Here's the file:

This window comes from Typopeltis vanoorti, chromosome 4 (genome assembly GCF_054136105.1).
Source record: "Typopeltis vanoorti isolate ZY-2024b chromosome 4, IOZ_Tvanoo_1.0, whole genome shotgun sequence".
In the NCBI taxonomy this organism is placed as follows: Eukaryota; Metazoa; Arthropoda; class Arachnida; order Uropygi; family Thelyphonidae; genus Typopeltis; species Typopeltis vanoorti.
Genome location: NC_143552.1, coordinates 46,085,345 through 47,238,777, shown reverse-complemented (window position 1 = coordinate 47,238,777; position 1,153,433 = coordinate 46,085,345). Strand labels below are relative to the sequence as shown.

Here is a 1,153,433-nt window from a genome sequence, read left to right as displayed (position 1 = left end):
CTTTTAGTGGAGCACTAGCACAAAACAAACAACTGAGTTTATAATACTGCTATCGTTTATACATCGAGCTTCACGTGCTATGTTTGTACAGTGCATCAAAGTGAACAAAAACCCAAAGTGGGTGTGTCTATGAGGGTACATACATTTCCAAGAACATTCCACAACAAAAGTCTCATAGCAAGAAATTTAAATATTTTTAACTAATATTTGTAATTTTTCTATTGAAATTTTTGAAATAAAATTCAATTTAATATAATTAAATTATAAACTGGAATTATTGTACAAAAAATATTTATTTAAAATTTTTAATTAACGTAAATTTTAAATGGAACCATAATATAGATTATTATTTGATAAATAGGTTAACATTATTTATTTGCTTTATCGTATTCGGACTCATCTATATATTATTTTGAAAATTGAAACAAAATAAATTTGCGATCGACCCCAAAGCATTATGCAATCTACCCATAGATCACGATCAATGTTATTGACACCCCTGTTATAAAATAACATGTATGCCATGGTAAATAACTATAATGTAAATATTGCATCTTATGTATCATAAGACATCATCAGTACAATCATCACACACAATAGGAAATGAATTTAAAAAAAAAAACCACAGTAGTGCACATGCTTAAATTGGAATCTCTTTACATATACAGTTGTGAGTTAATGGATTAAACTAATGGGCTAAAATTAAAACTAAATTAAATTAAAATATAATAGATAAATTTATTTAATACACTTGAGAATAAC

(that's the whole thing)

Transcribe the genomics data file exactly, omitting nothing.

This window comes from Typopeltis vanoorti, chromosome 4 (genome assembly GCF_054136105.1).
Source record: "Typopeltis vanoorti isolate ZY-2024b chromosome 4, IOZ_Tvanoo_1.0, whole genome shotgun sequence".
In the NCBI taxonomy this organism is placed as follows: Eukaryota; Metazoa; Arthropoda; class Arachnida; order Uropygi; family Thelyphonidae; genus Typopeltis; species Typopeltis vanoorti.
Genome location: NC_143552.1, coordinates 46,085,345 through 47,238,777, shown reverse-complemented (window position 1 = coordinate 47,238,777; position 1,153,433 = coordinate 46,085,345). Strand labels below are relative to the sequence as shown.

Here is a 1,153,433-nt window from a genome sequence, read left to right as displayed (position 1 = left end):
CTTTTAGTGGAGCACTAGCACAAAACAAACAACTGAGTTTATAATACTGCTATCGTTTATACATCGAGCTTCACGTGCTATGTTTGTACAGTGCATCAAAGTGAACAAAAACCCAAAGTGGGTGTGTCTATGAGGGTACATACATTTCCAAGAACATTCCACAACAAAAGTCTCATAGCAAGAAATTTAAATATTTTTAACTAATATTTGTAATTTTTCTATTGAAATTTTTGAAATAAAATTCAATTTAATATAATTAAATTATAAACTGGAATTATTGTACAAAAAATATTTATTTAAAATTTTTAATTAACGTAAATTTTAAATGGAACCATAATATAGATTATTATTTGATAAATAGGTTAACATTATTTATTTGCTTTATCGTATTCGGACTCATCTATATATTATTTTGAAAATTGAAACAAAATAAATTTGCGATCGACCCCAAAGCATTATGCAATCTACCCATAGATCACGATCAATGTTATTGACACCCCTGTTATAAAATAACATGTATGCCATGGTAAATAACTATAATGTAAATATTGCATCTTATGTATCATAAGACATCATCAGTACAATCATCACACACAATAGGAAATGAATTTAAAAAAAAAAACCACAGTAGTGCACATGCTTAAATTGGAATCTCTTTACATATACAGTTGTGAGTTAATGGATTAAACTAATGGGCTAAAATTAAAACTAAATTAAATTAAAATATAATAGATAAATTTATTTAATACACTTGAGAATAAC